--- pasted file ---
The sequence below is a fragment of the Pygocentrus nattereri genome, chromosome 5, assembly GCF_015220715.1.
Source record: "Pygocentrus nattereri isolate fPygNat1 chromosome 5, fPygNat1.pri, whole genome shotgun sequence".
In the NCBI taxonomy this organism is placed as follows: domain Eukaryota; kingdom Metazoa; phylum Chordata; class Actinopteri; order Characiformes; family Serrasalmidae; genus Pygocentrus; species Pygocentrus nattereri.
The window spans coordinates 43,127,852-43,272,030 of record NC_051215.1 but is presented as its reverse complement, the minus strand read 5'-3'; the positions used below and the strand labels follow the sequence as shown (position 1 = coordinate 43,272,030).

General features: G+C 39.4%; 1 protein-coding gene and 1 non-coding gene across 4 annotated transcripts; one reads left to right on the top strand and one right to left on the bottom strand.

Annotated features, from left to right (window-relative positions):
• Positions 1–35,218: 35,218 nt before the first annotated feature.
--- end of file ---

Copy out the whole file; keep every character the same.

The sequence below is a fragment of the Pygocentrus nattereri genome, chromosome 5, assembly GCF_015220715.1.
Source record: "Pygocentrus nattereri isolate fPygNat1 chromosome 5, fPygNat1.pri, whole genome shotgun sequence".
In the NCBI taxonomy this organism is placed as follows: domain Eukaryota; kingdom Metazoa; phylum Chordata; class Actinopteri; order Characiformes; family Serrasalmidae; genus Pygocentrus; species Pygocentrus nattereri.
The window spans coordinates 43,127,852-43,272,030 of record NC_051215.1 but is presented as its reverse complement, the minus strand read 5'-3'; the positions used below and the strand labels follow the sequence as shown (position 1 = coordinate 43,272,030).

General features: G+C 39.4%; 1 protein-coding gene and 1 non-coding gene across 4 annotated transcripts; one reads left to right on the top strand and one right to left on the bottom strand.

Annotated features, from left to right (window-relative positions):
• Positions 1–35,218: 35,218 nt before the first annotated feature.